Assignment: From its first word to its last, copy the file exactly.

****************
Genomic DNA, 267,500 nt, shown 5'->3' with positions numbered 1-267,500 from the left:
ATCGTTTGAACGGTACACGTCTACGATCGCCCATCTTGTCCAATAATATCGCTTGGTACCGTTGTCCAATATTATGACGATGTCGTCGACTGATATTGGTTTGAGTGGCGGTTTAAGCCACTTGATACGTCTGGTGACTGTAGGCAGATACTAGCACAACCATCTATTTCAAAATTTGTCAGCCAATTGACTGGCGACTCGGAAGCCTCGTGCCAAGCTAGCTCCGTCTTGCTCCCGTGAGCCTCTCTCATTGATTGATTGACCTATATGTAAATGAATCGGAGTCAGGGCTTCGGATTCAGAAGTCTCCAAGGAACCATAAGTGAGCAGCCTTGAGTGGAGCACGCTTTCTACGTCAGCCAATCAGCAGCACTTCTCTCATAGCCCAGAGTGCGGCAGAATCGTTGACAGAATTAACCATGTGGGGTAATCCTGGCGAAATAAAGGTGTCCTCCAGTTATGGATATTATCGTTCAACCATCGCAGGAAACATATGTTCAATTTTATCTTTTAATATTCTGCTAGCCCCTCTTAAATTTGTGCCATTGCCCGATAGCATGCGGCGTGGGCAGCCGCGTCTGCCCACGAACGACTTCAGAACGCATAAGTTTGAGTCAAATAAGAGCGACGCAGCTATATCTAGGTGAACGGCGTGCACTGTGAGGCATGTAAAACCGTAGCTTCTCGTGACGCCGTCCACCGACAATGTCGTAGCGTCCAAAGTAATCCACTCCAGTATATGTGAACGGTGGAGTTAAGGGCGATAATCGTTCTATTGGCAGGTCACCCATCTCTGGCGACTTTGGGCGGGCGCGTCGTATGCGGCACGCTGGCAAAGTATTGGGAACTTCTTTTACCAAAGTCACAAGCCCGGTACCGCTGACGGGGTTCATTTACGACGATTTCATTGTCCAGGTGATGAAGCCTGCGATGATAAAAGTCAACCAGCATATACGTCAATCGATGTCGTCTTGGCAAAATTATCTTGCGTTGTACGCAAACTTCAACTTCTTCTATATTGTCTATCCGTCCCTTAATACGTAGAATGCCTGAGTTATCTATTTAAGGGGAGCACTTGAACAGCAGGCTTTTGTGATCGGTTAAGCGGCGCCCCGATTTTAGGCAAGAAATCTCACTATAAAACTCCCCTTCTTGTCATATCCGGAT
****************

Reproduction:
Genomic DNA, 267,500 nt, shown 5'->3' with positions numbered 1-267,500 from the left:
ATCGTTTGAACGGTACACGTCTACGATCGCCCATCTTGTCCAATAATATCGCTTGGTACCGTTGTCCAATATTATGACGATGTCGTCGACTGATATTGGTTTGAGTGGCGGTTTAAGCCACTTGATACGTCTGGTGACTGTAGGCAGATACTAGCACAACCATCTATTTCAAAATTTGTCAGCCAATTGACTGGCGACTCGGAAGCCTCGTGCCAAGCTAGCTCCGTCTTGCTCCCGTGAGCCTCTCTCATTGATTGATTGACCTATATGTAAATGAATCGGAGTCAGGGCTTCGGATTCAGAAGTCTCCAAGGAACCATAAGTGAGCAGCCTTGAGTGGAGCACGCTTTCTACGTCAGCCAATCAGCAGCACTTCTCTCATAGCCCAGAGTGCGGCAGAATCGTTGACAGAATTAACCATGTGGGGTAATCCTGGCGAAATAAAGGTGTCCTCCAGTTATGGATATTATCGTTCAACCATCGCAGGAAACATATGTTCAATTTTATCTTTTAATATTCTGCTAGCCCCTCTTAAATTTGTGCCATTGCCCGATAGCATGCGGCGTGGGCAGCCGCGTCTGCCCACGAACGACTTCAGAACGCATAAGTTTGAGTCAAATAAGAGCGACGCAGCTATATCTAGGTGAACGGCGTGCACTGTGAGGCATGTAAAACCGTAGCTTCTCGTGACGCCGTCCACCGACAATGTCGTAGCGTCCAAAGTAATCCACTCCAGTATATGTGAACGGTGGAGTTAAGGGCGATAATCGTTCTATTGGCAGGTCACCCATCTCTGGCGACTTTGGGCGGGCGCGTCGTATGCGGCACGCTGGCAAAGTATTGGGAACTTCTTTTACCAAAGTCACAAGCCCGGTACCGCTGACGGGGTTCATTTACGACGATTTCATTGTCCAGGTGATGAAGCCTGCGATGATAAAAGTCAACCAGCATATACGTCAATCGATGTCGTCTTGGCAAAATTATCTTGCGTTGTACGCAAACTTCAACTTCTTCTATATTGTCTATCCGTCCCTTAATACGTAGAATGCCTGAGTTATCTATTTAAGGGGAGCACTTGAACAGCAGGCTTTTGTGATCGGTTAAGCGGCGCCCCGATTTTAGGCAAGAAATCTCACTATAAAACTCCCCTTCTTGTCATATCCGGAT